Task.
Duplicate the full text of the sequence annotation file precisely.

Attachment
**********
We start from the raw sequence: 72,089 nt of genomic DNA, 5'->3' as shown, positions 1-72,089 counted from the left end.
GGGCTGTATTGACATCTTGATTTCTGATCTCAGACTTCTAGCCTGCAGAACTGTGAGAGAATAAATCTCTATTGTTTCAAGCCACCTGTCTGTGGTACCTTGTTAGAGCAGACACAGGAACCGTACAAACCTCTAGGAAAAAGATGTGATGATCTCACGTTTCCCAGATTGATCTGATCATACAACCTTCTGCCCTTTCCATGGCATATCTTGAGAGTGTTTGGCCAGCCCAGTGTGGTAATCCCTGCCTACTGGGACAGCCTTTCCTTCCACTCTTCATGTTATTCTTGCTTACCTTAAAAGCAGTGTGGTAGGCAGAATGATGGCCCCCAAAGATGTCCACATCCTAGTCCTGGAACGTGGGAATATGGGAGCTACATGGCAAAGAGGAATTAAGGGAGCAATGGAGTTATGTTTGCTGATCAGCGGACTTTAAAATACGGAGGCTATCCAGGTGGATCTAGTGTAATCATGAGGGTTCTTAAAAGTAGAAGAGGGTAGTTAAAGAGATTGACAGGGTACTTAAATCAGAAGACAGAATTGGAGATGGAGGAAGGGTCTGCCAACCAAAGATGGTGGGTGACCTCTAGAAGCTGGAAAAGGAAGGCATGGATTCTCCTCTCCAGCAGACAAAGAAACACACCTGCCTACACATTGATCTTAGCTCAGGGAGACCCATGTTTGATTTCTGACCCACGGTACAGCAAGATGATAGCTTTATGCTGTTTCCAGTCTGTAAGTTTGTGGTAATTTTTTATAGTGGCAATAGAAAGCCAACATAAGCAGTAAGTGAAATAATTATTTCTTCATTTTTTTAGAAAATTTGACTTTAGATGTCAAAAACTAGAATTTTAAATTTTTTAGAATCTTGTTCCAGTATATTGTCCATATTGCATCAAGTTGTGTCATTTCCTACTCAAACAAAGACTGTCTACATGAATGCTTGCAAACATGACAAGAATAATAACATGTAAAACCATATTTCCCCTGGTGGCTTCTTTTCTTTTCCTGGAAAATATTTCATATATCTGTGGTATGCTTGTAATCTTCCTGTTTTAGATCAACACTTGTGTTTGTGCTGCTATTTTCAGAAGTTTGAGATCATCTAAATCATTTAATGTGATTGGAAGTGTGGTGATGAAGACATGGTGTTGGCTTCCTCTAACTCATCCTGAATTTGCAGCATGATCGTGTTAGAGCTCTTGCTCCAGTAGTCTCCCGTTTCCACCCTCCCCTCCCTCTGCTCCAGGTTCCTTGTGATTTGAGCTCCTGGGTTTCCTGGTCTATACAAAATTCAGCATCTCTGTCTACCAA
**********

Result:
We start from the raw sequence: 72,089 nt of genomic DNA, 5'->3' as shown, positions 1-72,089 counted from the left end.
GGGCTGTATTGACATCTTGATTTCTGATCTCAGACTTCTAGCCTGCAGAACTGTGAGAGAATAAATCTCTATTGTTTCAAGCCACCTGTCTGTGGTACCTTGTTAGAGCAGACACAGGAACCGTACAAACCTCTAGGAAAAAGATGTGATGATCTCACGTTTCCCAGATTGATCTGATCATACAACCTTCTGCCCTTTCCATGGCATATCTTGAGAGTGTTTGGCCAGCCCAGTGTGGTAATCCCTGCCTACTGGGACAGCCTTTCCTTCCACTCTTCATGTTATTCTTGCTTACCTTAAAAGCAGTGTGGTAGGCAGAATGATGGCCCCCAAAGATGTCCACATCCTAGTCCTGGAACGTGGGAATATGGGAGCTACATGGCAAAGAGGAATTAAGGGAGCAATGGAGTTATGTTTGCTGATCAGCGGACTTTAAAATACGGAGGCTATCCAGGTGGATCTAGTGTAATCATGAGGGTTCTTAAAAGTAGAAGAGGGTAGTTAAAGAGATTGACAGGGTACTTAAATCAGAAGACAGAATTGGAGATGGAGGAAGGGTCTGCCAACCAAAGATGGTGGGTGACCTCTAGAAGCTGGAAAAGGAAGGCATGGATTCTCCTCTCCAGCAGACAAAGAAACACACCTGCCTACACATTGATCTTAGCTCAGGGAGACCCATGTTTGATTTCTGACCCACGGTACAGCAAGATGATAGCTTTATGCTGTTTCCAGTCTGTAAGTTTGTGGTAATTTTTTATAGTGGCAATAGAAAGCCAACATAAGCAGTAAGTGAAATAATTATTTCTTCATTTTTTTAGAAAATTTGACTTTAGATGTCAAAAACTAGAATTTTAAATTTTTTAGAATCTTGTTCCAGTATATTGTCCATATTGCATCAAGTTGTGTCATTTCCTACTCAAACAAAGACTGTCTACATGAATGCTTGCAAACATGACAAGAATAATAACATGTAAAACCATATTTCCCCTGGTGGCTTCTTTTCTTTTCCTGGAAAATATTTCATATATCTGTGGTATGCTTGTAATCTTCCTGTTTTAGATCAACACTTGTGTTTGTGCTGCTATTTTCAGAAGTTTGAGATCATCTAAATCATTTAATGTGATTGGAAGTGTGGTGATGAAGACATGGTGTTGGCTTCCTCTAACTCATCCTGAATTTGCAGCATGATCGTGTTAGAGCTCTTGCTCCAGTAGTCTCCCGTTTCCACCCTCCCCTCCCTCTGCTCCAGGTTCCTTGTGATTTGAGCTCCTGGGTTTCCTGGTCTATACAAAATTCAGCATCTCTGTCTACCAA